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References wider area. Third, extensor tendon and articular cartilage are relatively avascular structures that have limited ability to fight infection. Fourth, there is a high concentration of pathogenic organisms in human saliva. Lastly, patients tend to present later because they underestimate the injury and are uncomfortable with the potentially law breaking circumstances surrounding their injury. Radiographic examination is a must to look for foreign bodies in the form of animal teeth parts and assess integrity of the bone cortices whose absence may indicate penetration to the bone. Dog and human bites are usually polymicrobial with a mixture of aerobes such as Pasteurella sp, Eikenella corrodens, Staphylococcus sp and Streptococcus sp and anaerobes while cat bites Pasteurella multiocida is the main isolate in cat bites.

procedure under general anaesthesia so as not to spread the inoculums by wound infiltration with local anaesthetic. Antibiotic and tetanus prophylaxis Amoxicillin-clavulanic acid is the mainstay of prophylaxis as it provides excellent coverage against the usual organisms that are inoculated. Doxycycline with metronidazole is a good alternative in penicillin-allergic individuals. While the oral route has been recommended as sufficient, intravenous antibiotics is the rule for patients managed by us for the increased bio-availability and non-interference with patient fasting for general anaesthesia. Tetanus booster is a must if original three-dose series has been given but none in the past year prior to the bite. Repair of damaged tissue

1. Wong T. Dog attacks on the rise. The Straits Times 19 Nov 2009. 2. Gilchrist J, Sacks JJ, White D, Kresnow MJ. Dog bites: still a problem? Inj Prev 2008; 14: 296-301. 3. Benson LS, Edwards SL, Schiff AP, Williams CS, Visotsky JL. Dog and cat bites to the hand: treatment and cost assessment. J Hand Surg Am 2006; 31: 468-473. 4. Marr JS, Beck AM, Lugo JA. An epidemiological study of the human bite. Public Health Rep 1979; 94: 514-521. 5. Fleischer GR. The management of bite wounds. N Engl J Med 1999; 340: 138-140. 6. Perron AD, Miller MD, Brady WJ. Orthopedic pitfalls in the ED: fight bite. Am J Emerg Med 2002; 20: 114-117. 7. Dendle C, Looke D. Review article: animal bites: an update for management with a focus on infections. Emerg Med Australas 2008; 20: 458-467. 8. Oehler RL, Velez AP, Mizrachi M, Lamarche J, Gompf S. Bite-related and septic syndromes caused by cats and dogs. Lancet Infect Dis 2009; 9: 439-447. 9. Center for Disease Control and Prevention. Travelersʼ health yellow book on Rabies. wwwnc.cdc.gov/travel/yellowbook/2010/chapter-2/rabies.aspx (accessed on 12 Sep 2010).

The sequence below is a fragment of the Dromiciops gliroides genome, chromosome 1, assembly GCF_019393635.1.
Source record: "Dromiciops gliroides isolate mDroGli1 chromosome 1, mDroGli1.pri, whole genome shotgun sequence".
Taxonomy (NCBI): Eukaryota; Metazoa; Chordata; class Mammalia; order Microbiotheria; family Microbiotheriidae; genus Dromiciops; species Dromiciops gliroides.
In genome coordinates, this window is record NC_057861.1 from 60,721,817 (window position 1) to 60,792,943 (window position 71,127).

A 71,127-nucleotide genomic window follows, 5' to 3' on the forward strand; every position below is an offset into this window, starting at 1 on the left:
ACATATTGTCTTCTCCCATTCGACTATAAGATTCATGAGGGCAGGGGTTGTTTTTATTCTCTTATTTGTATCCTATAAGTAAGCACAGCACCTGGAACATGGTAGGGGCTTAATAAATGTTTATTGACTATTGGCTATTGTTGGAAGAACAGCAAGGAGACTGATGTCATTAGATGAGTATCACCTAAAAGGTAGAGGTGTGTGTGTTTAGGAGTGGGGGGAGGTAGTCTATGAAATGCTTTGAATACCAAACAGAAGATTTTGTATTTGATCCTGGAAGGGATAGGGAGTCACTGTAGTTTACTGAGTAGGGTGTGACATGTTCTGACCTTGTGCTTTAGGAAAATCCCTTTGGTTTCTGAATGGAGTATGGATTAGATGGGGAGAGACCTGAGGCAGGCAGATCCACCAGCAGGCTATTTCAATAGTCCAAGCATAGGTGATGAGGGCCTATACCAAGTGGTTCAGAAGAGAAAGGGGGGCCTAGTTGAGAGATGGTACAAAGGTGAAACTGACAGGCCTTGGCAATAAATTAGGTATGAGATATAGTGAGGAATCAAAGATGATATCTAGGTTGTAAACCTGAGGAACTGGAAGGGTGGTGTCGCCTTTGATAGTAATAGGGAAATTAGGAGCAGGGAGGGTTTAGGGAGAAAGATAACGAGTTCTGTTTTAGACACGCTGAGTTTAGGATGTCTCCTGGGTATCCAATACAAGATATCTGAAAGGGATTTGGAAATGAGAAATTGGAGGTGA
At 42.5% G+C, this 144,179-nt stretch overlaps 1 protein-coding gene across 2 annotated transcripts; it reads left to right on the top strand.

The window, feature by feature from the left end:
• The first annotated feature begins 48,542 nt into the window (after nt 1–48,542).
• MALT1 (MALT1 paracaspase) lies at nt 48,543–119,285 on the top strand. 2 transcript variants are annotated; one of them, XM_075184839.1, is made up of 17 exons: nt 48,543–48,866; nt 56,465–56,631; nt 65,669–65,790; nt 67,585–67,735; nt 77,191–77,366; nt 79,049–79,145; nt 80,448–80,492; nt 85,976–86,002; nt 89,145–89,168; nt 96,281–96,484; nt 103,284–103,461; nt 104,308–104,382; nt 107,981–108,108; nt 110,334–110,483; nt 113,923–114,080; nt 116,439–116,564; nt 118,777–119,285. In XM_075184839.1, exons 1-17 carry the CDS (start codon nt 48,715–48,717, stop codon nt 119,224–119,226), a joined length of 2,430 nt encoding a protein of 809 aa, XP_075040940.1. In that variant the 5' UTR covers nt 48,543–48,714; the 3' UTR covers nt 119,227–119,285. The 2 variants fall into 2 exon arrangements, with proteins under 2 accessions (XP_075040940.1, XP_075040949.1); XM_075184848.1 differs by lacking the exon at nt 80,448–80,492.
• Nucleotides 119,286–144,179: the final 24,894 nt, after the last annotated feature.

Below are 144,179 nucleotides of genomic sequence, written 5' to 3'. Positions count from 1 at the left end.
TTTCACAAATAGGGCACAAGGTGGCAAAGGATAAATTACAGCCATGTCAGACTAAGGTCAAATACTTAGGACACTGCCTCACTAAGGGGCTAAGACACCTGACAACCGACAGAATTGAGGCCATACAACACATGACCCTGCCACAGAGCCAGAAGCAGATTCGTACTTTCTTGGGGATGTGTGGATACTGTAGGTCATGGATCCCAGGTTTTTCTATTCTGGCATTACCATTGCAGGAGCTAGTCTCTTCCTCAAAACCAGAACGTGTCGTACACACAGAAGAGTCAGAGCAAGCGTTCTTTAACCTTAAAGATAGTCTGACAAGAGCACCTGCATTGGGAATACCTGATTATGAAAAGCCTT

Management Clearance of contamination “There are two types of bites in general. First is the one you debride and second is the one you wish you had debrided.” This adage, drummed into us doyens of our community, sums up the first and arguably most important principle in the management of bites. This is especially true in the hand where 30-40% of bites become infected. The reason for this is the many tight and enclosed spaces that exist to allow inoculated bacteria to fester as well as the proximity of bone and joints to the skin, making them more susceptible to penetration by teeth. Timely and crucial surgical treatment involves excision of all tissue that is devitalised and most tissue that has been inoculated by the animal’s teeth including curettage of affected bone and lavage of joints that have been breached. Provided the patient is fit enough, the preference is to perform this

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Structures, including skin injured by the bite will need to be repaired. However, in the face of the intrinsically high infection risk linked to bites, placement of internal fixation in fractures and suture material for tendon, nerves and skin will no doubt exacerbate this risk and should be deferred until the wound is deemed clean after at least one adequate surgical debridement. In other words, all reconstruction is staged except vascular repair in the face of a devascularised part. How about Rabies? Rabies virus is present in the saliva of the biting animal and has to be taken up by the nerve synapses to travel to the brain where it can cause fatal encephalitis. The hand, along with the face, has a large number of nerve endings and hence is considered a higher risk exposure when the biting animal is infected with rabies. Fortunately, the latest data in 2005 from

the Centers of Disease Control and Prevention place Singapore on the list of countries that report no indigenous cases. As such, it is reasonable to omit rabies prophylaxis if the patient has been bitten by an animal in Singapore. Have we gotten away with doing less? While we definitely do not advocate anything less than prophylactic antibiotics, tetanus prophylaxis and surgical debridement, anecdotes of less optimal treatment being carried out without subsequent serious infection taking place have been told. Nonetheless, such a strategy is unpredictable at the very least and is, in fact, potentially disastrous.

Medico Issue 16  
Medico Issue 16  
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